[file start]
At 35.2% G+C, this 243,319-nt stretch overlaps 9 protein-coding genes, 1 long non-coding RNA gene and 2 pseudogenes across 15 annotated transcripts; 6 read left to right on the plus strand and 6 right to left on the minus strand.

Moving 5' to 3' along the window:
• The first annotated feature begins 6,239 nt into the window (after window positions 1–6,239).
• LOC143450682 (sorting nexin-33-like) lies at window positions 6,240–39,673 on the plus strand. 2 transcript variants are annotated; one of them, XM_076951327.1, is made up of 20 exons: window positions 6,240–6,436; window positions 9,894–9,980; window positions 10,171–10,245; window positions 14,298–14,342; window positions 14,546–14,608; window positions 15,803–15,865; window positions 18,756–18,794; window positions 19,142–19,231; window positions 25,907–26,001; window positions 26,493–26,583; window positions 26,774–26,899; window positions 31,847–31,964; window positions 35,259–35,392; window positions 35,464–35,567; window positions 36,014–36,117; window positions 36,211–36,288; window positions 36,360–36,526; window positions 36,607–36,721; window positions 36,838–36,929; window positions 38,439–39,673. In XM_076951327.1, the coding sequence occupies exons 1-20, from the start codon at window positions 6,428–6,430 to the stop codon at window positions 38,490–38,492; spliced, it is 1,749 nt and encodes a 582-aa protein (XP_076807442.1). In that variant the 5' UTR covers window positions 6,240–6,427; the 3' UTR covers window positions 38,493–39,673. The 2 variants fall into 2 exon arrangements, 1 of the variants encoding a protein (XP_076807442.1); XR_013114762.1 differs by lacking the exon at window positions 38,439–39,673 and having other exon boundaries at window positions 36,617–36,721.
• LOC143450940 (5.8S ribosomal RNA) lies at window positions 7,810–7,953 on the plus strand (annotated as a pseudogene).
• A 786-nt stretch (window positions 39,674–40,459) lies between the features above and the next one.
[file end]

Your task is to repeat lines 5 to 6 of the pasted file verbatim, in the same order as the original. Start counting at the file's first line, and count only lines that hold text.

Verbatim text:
• LOC143450940 (5.8S ribosomal RNA) lies at window positions 7,810–7,953 on the plus strand (annotated as a pseudogene).
• A 786-nt stretch (window positions 39,674–40,459) lies between the features above and the next one.